Using Personal Capital to Track Your Expenses

Disclosure: I have not been paid or compensated in any way by Personal Capital. I use (and truly believe in) their free product. All Personal Capital links within this blog post are my referral link, so if you sign up and link an account we each get a $20 Amazon gift card.

I started using Personal Capital a little over two years ago. I had recently realized that I was close to paying off all of my student debt in full and wanted a was tired of tracking all of my many accounts (student loans, car payment, checking, and savings at the time) in a little notebook I kept in my bedside table. I thought that there must be a better way out there to amalgamate all of my personal finance data in one place, and ideally visualize my savings going up and my debt going down. A quick Google led me to Personal Capital and I have been a proselytizing convert ever since!

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Seeing the ‘Liabilities’ total shrinking with every passing week encouraged me to figure out ways to pump up the ‘Assets’ total. Using Personal Capital encouraged me not only to seek out side-hustle work and pay more attention to my savings strategies, it also motivated me to start learning more about investing. I had always been contributing to my employer-provided 401k, but with this new interest in money I actually started going in and adjusting my allocations and bumping up my contribution per paycheck. Beyond that I also researched robo-advisors and started apportioning more and more of my paycheck into my different investment accounts. This certainly speaks to my personality, as I have always loved statistics and number manipulation, but I really think I wouldn’t be as interested in my personal net worth if it weren’t for Personal Capital’s great tools and visualizations showing me that my work is actually doing something!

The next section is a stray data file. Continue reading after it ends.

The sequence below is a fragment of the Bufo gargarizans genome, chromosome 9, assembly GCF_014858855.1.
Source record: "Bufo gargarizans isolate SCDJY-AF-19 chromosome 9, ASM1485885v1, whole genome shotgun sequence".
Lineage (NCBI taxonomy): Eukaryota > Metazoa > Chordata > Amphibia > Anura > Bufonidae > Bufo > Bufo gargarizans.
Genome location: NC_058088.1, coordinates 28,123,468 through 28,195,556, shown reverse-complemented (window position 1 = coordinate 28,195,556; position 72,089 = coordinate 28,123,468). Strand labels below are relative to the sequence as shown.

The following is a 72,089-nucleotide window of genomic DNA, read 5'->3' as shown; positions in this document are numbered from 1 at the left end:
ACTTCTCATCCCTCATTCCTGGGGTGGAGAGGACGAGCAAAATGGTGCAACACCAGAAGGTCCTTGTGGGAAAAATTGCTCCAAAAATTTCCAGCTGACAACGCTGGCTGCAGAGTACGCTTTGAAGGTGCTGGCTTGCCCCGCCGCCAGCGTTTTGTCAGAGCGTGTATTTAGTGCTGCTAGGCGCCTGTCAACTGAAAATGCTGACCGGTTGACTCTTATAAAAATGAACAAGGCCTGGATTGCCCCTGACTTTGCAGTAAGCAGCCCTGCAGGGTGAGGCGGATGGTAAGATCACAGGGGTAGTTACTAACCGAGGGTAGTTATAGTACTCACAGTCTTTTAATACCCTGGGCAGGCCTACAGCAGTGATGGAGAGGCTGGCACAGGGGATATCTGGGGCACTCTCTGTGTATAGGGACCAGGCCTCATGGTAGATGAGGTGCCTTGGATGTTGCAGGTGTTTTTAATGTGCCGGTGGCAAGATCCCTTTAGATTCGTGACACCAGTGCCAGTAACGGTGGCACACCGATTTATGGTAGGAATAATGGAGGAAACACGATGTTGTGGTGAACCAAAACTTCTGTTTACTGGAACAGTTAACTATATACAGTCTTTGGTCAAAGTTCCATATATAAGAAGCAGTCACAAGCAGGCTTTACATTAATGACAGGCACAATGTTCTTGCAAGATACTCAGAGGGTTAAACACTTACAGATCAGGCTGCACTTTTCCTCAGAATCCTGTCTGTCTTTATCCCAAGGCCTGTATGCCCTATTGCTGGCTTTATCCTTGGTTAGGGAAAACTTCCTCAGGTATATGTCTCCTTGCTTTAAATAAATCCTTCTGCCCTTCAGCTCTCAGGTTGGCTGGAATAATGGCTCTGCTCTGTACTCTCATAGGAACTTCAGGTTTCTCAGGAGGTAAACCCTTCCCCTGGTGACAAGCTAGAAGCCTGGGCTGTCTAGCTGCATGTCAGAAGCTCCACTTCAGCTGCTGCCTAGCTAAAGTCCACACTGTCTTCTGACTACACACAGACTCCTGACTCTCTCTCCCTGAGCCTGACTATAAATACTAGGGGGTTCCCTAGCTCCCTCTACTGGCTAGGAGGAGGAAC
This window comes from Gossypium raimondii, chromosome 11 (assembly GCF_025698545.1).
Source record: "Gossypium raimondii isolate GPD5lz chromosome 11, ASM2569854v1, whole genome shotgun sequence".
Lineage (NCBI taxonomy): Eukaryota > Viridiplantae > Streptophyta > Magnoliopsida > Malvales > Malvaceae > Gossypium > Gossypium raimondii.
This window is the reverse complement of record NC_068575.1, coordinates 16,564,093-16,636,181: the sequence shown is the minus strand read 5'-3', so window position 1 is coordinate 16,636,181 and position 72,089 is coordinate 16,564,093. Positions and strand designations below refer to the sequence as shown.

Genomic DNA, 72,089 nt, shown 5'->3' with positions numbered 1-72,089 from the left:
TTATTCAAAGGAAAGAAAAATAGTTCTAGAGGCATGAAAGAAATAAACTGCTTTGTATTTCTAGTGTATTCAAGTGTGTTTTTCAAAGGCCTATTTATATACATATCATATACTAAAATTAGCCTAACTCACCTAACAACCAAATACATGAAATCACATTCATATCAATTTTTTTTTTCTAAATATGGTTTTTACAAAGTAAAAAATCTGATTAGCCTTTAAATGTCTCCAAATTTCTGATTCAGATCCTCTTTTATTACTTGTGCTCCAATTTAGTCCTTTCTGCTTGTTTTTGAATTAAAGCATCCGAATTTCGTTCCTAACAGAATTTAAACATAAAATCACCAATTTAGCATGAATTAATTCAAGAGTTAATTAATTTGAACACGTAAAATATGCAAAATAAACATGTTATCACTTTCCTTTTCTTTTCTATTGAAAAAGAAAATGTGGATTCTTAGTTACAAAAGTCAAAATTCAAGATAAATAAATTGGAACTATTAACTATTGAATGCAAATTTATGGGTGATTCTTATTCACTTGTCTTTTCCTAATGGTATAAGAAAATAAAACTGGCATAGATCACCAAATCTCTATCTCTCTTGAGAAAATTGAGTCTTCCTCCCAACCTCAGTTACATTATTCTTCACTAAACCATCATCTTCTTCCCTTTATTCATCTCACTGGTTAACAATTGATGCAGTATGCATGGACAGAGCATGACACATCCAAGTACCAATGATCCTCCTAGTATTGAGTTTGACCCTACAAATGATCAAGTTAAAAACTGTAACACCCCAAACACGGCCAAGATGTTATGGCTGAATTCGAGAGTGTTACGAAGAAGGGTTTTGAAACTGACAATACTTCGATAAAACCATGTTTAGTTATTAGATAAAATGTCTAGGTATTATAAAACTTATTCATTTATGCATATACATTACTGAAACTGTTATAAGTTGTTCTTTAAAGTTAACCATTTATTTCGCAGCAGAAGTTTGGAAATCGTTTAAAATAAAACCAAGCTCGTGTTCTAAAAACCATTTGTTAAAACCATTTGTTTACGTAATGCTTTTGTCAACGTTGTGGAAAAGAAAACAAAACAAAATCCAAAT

Getting Started with Personal Capital

If, like me, you need a boost of encouragement, here are 4 easy steps to setting up your account:

  1. Sign up! It’s free and all it requires is your email and a password.
  2. Answer a few questions about your retirement and savings goals. Personal Capital uses this data to calculate how much you should save per month to hit your goals. Don’t worry about having exact numbers, as you can always go back and change your answers or generate new and different scenarios.
  3. Link some accounts. Personal Capital integrates with most major banking and financial institutions. If your bank or investment is not listed, you can add it manually. You can also manually add assets like your house or car value, that contribute to your net worth.
  4. Check out your Net Worth and Cash Flow. Personal Capital does all of the math and tallying for you to figure out your assets vs liabilities, and succinctly displays your net worth. It also divides every purchase you’ve made into categories, so you can see where you’re spending the most.

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Tracking Your Expenses

One of the best features of Personal Capital, in my opinion, is the categorization of expenses. For every transaction recorded in each of your accounts, Personal Capital allows you to select a category for it to live in. This will help you get a “bigger picture” look at your finances, and ideally help you see which categories are a little bloated (for me, it is definitely Travel and Restaurants!) and should get reigned in.

This “bigger picture” mentality is especially useful when looking at months (or years!) in review. I like to take stock of my finances pretty regularly, so I often compare this month to the last, or this month to the same month a year ago (i.e. February 2018 vs February 2017). This gives me a good idea of when major purchases tend to hit like car insurance payments or hefty travel expenses around the holidays. With that knowledge I can plan ahead with fewer surprise costs. For me, without this comprehensive and aggregate view of my money management, I would not be able to make the most informed decisions about my finances like setting savings goals, changing 401k contributions, and deciding on investment opportunities.

Anyone else using Personal Capital to track their spending? Tried a different app and have opinions or recommendations?? Let me know in the comments!